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Species Plathemis lydia - Common Whitetail

Common Whitetail - Plathemis lydia - male Dragonfly, unknown for ID - Plathemis lydia - male 8 Spots - Plathemis lydia - male Common Whitetail - Plathemis lydia - male Common Whitetail, male - Plathemis lydia - male Twelve-spotted Skimmer Female? No - - Plathemis lydia - female Female Common Whitetail - Plathemis lydia - female Common Whitetail - Plathemis lydia - female Male or female Libellula forensis? - Plathemis lydia - female Dragonfly - Plathemis lydia - female
Kingdom Animalia (Animals)
Phylum Arthropoda (Arthropods)
Subphylum Hexapoda (Hexapods)
Class Insecta (Insects)
Order Odonata (Dragonflies and Damselflies)
Suborder Anisoptera (Dragonflies)
Family Libellulidae (Skimmers)
Genus Plathemis (Whitetails)
Species lydia (Common Whitetail)
Synonyms and other taxonomic changes
Libellula lydia
One of 2 species in this genus in North America listed at U. of Puget Sound.
Males and females have different wing patterns:

Immature males have the same body pattern as females but the same wing pattern as mature males:

'tween' males have abdomens that are beginning to turn blue, but the adolescent body pattern still shows through the blue:

Mature males have a short, stout abdomen that is completely chalky blue-white covering the adolescent pattern:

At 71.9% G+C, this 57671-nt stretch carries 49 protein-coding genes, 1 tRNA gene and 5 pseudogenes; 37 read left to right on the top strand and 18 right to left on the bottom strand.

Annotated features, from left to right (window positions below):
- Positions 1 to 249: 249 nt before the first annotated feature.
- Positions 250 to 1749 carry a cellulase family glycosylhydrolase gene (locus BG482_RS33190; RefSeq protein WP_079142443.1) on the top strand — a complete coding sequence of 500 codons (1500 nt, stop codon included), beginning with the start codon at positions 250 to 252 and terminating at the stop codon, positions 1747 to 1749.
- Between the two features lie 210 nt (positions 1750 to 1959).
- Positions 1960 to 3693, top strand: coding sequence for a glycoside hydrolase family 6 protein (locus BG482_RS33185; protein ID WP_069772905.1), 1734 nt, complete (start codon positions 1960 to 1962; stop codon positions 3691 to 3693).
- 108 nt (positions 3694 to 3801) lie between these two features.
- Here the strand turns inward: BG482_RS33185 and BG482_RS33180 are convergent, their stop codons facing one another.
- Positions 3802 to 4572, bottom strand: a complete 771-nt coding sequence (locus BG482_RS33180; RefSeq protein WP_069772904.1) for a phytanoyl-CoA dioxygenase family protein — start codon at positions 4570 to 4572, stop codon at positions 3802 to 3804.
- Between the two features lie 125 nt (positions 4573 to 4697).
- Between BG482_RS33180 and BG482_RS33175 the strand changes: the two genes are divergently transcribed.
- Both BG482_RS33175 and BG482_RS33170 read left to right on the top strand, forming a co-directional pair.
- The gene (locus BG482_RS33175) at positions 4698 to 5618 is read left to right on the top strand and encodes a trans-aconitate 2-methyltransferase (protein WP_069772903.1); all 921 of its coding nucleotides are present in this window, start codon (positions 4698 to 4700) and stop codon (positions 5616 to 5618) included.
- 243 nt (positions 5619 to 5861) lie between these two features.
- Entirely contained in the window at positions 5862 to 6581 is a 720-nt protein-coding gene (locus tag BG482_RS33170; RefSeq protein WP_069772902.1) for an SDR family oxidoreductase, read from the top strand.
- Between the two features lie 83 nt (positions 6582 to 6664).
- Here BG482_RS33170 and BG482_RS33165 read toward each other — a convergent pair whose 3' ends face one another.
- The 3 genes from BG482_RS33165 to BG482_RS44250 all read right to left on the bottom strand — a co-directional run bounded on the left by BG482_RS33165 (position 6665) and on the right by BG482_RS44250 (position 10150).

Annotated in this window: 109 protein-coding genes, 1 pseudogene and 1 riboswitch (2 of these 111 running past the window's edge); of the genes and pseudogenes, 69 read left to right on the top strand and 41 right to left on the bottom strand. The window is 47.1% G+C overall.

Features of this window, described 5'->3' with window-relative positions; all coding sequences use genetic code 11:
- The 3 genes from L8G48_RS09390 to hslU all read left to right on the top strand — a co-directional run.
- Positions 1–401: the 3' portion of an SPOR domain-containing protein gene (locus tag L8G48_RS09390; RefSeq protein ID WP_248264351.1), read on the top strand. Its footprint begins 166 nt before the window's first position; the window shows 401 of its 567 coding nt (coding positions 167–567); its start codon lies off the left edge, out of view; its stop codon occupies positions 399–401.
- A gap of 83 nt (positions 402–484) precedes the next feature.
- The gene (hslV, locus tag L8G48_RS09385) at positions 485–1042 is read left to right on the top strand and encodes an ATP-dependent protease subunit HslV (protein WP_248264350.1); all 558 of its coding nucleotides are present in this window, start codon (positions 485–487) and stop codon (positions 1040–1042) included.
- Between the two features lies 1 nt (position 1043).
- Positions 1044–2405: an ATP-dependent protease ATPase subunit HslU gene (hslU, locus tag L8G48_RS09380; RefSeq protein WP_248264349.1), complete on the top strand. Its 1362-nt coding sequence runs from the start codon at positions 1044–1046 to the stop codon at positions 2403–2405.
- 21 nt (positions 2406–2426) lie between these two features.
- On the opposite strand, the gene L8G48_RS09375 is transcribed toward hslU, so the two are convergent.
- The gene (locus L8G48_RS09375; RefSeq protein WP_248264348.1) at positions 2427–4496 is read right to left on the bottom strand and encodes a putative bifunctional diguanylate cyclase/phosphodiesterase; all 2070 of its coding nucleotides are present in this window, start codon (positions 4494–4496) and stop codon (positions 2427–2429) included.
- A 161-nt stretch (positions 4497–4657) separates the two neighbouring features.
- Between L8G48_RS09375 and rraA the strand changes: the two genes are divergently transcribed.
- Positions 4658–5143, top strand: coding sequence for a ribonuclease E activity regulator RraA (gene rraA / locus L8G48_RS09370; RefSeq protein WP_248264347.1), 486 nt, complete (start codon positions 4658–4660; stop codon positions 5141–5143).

Females have a short, stout abdomen with several oblique dorsolateral white or pale yellow markings against a brown ground color; each wing has three black evenly-spaced blotches:

Female ventral view:

The patterns may be fainter in some, presumably younger - teneral, individuals:

While an old female may look very dark:

Wing venation:

Face of the male and a closeup of eyes:

Face of the female:

Head of the female showing the plate where the male claspers lock:

Closeup of female terminal appendages:
Found in the 48 contiguous states and the range continues south into Mexico. Found in these Canadian provinces: British Columbia, Manitoba, Ontario, Quebec, New Brunswick, and Nova Scotia.
Ponds, lakes, marshes, streams; adults may also be found some distance from water.
Primarily a summer species, but may be seen as early as late April and as late as November 1st (in New Jersey).
Adults feed on flying insects.
See Also
Females are often confused with the Twelve-spotted Skimmer (Libellula pulchella) but notice the solid stripe down the side of the longer, more slender abdomen here in L. pulchella:
Internet References
scanned adult images of male (U. of Puget Sound, Tacoma, Washington)
live adult images of male & female (David Westover and Ro Wauer, Odonata of Minnesota)
live adult image of male (Paul Pratt, Ontario)
live adult image of female (Jackie Sones, U. of Massachusetts)
live adult images of male and female (Stephen Cresswell, Odonata of West Virginia)
live adult images of adult and immatures by Jim Bangma, plus description, flight season, habitat, similar species (Dragonflies and Damselflies of New Jersey)